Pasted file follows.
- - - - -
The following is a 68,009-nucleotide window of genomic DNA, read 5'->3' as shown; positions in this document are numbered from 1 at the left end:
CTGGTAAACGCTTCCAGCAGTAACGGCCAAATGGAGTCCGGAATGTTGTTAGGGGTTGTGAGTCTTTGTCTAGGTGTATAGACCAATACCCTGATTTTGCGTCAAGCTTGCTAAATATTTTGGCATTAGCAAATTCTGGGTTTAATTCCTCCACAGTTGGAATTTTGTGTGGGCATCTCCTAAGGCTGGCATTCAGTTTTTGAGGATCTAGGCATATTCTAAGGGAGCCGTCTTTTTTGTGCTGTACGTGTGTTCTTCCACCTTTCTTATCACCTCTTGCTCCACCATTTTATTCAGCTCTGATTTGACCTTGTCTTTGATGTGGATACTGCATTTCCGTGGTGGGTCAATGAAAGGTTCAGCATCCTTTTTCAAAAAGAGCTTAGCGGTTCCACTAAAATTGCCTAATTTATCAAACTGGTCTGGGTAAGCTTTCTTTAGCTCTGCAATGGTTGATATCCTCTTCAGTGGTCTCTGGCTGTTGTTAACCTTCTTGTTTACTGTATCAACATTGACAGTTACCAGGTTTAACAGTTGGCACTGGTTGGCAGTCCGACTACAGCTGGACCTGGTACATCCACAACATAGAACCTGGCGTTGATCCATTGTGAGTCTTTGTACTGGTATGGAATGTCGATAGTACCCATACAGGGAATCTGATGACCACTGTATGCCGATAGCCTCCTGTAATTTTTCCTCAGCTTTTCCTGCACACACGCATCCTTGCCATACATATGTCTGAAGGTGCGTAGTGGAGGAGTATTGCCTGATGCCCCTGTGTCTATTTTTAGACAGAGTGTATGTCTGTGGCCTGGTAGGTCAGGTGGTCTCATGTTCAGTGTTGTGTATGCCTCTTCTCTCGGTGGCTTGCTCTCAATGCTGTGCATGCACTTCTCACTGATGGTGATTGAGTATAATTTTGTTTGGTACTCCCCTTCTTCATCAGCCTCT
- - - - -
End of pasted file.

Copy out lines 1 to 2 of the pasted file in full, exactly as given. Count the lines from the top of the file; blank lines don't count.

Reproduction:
The following is a 68,009-nucleotide window of genomic DNA, read 5'->3' as shown; positions in this document are numbered from 1 at the left end:
CTGGTAAACGCTTCCAGCAGTAACGGCCAAATGGAGTCCGGAATGTTGTTAGGGGTTGTGAGTCTTTGTCTAGGTGTATAGACCAATACCCTGATTTTGCGTCAAGCTTGCTAAATATTTTGGCATTAGCAAATTCTGGGTTTAATTCCTCCACAGTTGGAATTTTGTGTGGGCATCTCCTAAGGCTGGCATTCAGTTTTTGAGGATCTAGGCATATTCTAAGGGAGCCGTCTTTTTTGTGCTGTACGTGTGTTCTTCCACCTTTCTTATCACCTCTTGCTCCACCATTTTATTCAGCTCTGATTTGACCTTGTCTTTGATGTGGATACTGCATTTCCGTGGTGGGTCAATGAAAGGTTCAGCATCCTTTTTCAAAAAGAGCTTAGCGGTTCCACTAAAATTGCCTAATTTATCAAACTGGTCTGGGTAAGCTTTCTTTAGCTCTGCAATGGTTGATATCCTCTTCAGTGGTCTCTGGCTGTTGTTAACCTTCTTGTTTACTGTATCAACATTGACAGTTACCAGGTTTAACAGTTGGCACTGGTTGGCAGTCCGACTACAGCTGGACCTGGTACATCCACAACATAGAACCTGGCGTTGATCCATTGTGAGTCTTTGTACTGGTATGGAATGTCGATAGTACCCATACAGGGAATCTGATGACCACTGTATGCCGATAGCCTCCTGTAATTTTTCCTCAGCTTTTCCTGCACACACGCATCCTTGCCATACATATGTCTGAAGGTGCGTAGTGGAGGAGTATTGCCTGATGCCCCTGTGTCTATTTTTAGACAGAGTGTATGTCTGTGGCCTGGTAGGTCAGGTGGTCTCATGTTCAGTGTTGTGTATGCCTCTTCTCTCGGTGGCTTGCTCTCAATGCTGTGCATGCACTTCTCACTGATGGTGATTGAGTATAATTTTGTTTGGTACTCCCCTTCTTCATCAGCCTCT